By interweaving green infrastructure with the built environment, we can tackle some of the effects of human-induced warming locally, writes Luigi Petito, Head of WGIN EU Chapter, in the Autumn edition of Living Architecture Monitor
This summer’s extreme weather conditions battered most of Europe. In the North of the continent heavy precipitations devastated large part of Belgium and Germany. This had a dramatic human impact. In the South, wildfires ravaged large areas in Spain, Italy and Greece. Sadly, these events were not limited to Europe: extreme weather was a phenomenon witnessed by communities across the globe, showing that even some of the world’s richest countries remain unprepared for the intensifying consequences of climate change.
The Sixth Assessment Report of the United Nations Intergovernmental Panel on Climate Change reminded us that unless significant reductions in CO2 and other greenhouse gas emissions occur in the coming decades, the global temperature will increase above 1.5 °C and the consequences for the health of planet Earth and for humanity will be dire.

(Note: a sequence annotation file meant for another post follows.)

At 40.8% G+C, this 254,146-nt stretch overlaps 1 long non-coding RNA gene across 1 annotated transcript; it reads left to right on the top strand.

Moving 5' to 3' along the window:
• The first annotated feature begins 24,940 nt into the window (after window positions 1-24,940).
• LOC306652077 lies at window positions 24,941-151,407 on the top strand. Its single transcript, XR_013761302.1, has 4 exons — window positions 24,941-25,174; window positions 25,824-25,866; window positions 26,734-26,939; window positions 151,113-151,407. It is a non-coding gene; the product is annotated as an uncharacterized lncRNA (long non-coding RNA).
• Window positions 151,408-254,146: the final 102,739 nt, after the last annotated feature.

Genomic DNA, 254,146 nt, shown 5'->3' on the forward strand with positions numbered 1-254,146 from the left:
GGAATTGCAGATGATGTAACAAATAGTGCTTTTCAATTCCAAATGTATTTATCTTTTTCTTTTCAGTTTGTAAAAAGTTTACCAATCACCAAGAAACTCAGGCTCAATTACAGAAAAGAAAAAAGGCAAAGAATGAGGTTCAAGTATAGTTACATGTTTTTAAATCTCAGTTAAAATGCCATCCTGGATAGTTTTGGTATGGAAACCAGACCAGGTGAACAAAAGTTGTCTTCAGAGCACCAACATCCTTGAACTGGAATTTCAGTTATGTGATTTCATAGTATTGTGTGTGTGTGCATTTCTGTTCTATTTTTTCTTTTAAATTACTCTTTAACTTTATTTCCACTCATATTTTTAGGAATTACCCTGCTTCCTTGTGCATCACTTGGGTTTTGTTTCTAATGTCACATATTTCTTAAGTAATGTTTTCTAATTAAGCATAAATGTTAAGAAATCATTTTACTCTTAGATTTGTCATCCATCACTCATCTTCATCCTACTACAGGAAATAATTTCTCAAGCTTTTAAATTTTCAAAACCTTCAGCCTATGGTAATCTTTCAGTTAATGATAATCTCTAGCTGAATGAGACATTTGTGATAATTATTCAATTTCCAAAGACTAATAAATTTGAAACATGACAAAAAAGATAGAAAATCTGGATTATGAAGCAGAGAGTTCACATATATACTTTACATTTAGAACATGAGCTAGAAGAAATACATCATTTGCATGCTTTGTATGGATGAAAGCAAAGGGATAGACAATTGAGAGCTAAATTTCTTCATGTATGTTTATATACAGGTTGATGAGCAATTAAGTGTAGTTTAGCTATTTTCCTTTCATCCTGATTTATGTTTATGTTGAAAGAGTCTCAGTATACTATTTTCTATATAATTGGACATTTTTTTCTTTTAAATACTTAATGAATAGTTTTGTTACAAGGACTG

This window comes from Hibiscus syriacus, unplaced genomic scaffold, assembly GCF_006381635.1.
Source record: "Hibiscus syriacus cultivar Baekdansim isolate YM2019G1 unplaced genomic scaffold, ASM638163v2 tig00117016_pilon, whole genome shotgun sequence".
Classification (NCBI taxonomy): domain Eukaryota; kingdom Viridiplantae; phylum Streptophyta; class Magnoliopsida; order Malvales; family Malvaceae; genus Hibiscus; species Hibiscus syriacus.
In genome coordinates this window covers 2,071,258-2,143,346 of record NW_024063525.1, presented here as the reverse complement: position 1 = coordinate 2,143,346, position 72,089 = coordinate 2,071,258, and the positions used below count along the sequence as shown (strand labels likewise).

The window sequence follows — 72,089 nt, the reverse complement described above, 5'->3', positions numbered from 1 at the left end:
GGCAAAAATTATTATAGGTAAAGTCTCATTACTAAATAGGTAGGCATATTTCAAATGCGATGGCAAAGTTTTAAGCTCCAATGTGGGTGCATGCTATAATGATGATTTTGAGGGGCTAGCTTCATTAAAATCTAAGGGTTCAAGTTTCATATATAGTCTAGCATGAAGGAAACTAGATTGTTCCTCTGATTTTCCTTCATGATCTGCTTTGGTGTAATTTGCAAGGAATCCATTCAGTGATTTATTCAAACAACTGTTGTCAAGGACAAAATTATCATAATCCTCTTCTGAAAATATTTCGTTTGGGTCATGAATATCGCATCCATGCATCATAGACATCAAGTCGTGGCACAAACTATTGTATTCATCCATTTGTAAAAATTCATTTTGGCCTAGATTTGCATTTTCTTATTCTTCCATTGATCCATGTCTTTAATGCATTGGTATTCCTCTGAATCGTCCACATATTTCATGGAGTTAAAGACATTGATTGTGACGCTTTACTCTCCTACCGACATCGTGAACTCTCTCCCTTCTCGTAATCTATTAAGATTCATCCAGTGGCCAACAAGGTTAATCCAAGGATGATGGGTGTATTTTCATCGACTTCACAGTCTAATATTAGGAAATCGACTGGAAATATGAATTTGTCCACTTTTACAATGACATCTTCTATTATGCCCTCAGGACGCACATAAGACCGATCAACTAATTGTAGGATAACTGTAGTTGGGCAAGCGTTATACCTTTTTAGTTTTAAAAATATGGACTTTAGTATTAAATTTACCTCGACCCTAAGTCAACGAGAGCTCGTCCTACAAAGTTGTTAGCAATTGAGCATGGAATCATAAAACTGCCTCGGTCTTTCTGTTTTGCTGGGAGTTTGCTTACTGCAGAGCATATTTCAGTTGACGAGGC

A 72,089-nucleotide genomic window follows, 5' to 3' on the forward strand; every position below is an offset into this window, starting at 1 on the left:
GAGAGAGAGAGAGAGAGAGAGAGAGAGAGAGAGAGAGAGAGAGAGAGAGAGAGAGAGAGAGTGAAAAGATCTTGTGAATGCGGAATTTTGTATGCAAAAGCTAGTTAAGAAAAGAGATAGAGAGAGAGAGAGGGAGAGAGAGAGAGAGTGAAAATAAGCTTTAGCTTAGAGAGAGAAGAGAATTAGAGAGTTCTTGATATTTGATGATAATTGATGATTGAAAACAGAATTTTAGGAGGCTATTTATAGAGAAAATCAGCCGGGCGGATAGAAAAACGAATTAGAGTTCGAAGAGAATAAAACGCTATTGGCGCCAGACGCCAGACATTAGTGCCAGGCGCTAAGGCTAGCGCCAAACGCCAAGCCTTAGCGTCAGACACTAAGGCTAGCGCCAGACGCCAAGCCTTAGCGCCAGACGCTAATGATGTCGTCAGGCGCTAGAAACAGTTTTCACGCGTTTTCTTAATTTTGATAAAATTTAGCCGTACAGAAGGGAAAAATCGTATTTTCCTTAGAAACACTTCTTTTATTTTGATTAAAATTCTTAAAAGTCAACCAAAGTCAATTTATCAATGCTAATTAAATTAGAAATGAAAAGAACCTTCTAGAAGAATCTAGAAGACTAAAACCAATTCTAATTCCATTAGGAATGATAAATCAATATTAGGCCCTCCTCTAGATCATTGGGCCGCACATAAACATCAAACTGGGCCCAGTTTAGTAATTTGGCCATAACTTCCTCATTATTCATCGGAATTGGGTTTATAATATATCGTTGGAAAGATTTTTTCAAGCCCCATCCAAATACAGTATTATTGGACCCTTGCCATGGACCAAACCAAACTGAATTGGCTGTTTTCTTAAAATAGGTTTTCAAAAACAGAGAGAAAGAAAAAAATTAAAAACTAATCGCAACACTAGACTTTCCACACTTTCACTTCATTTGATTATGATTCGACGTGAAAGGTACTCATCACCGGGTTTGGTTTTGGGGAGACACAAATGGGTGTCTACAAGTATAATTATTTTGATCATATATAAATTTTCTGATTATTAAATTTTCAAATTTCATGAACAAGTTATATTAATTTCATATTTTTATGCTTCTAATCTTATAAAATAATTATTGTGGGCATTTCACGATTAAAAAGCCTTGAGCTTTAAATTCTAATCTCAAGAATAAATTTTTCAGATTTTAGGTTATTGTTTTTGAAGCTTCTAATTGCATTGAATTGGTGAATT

Regrettably, many changes due to past and future greenhouse gas emissions are irreversible, especially changes to the ocean, ice sheets and the global sea levels. Others can be addressed with effective mitigation and adaptation actions.
In cities for example, we can reverse the trends if we renature urban areas. By interweaving green infrastructure with the built environment, we can tackle some of the effects of human-induced warming locally. At the same time, we can limit further urbanization, which, according to the IPCC report, will increase the severity of heatwaves as well as mean and heavy precipitation and resulting runoff intensity.
Living Architecture Monitor (LAM) is a quarterly publication first published in 1998. It features in-depth interviews with leaders in the green building movement, opinions, research, and green roof and wall project profiles.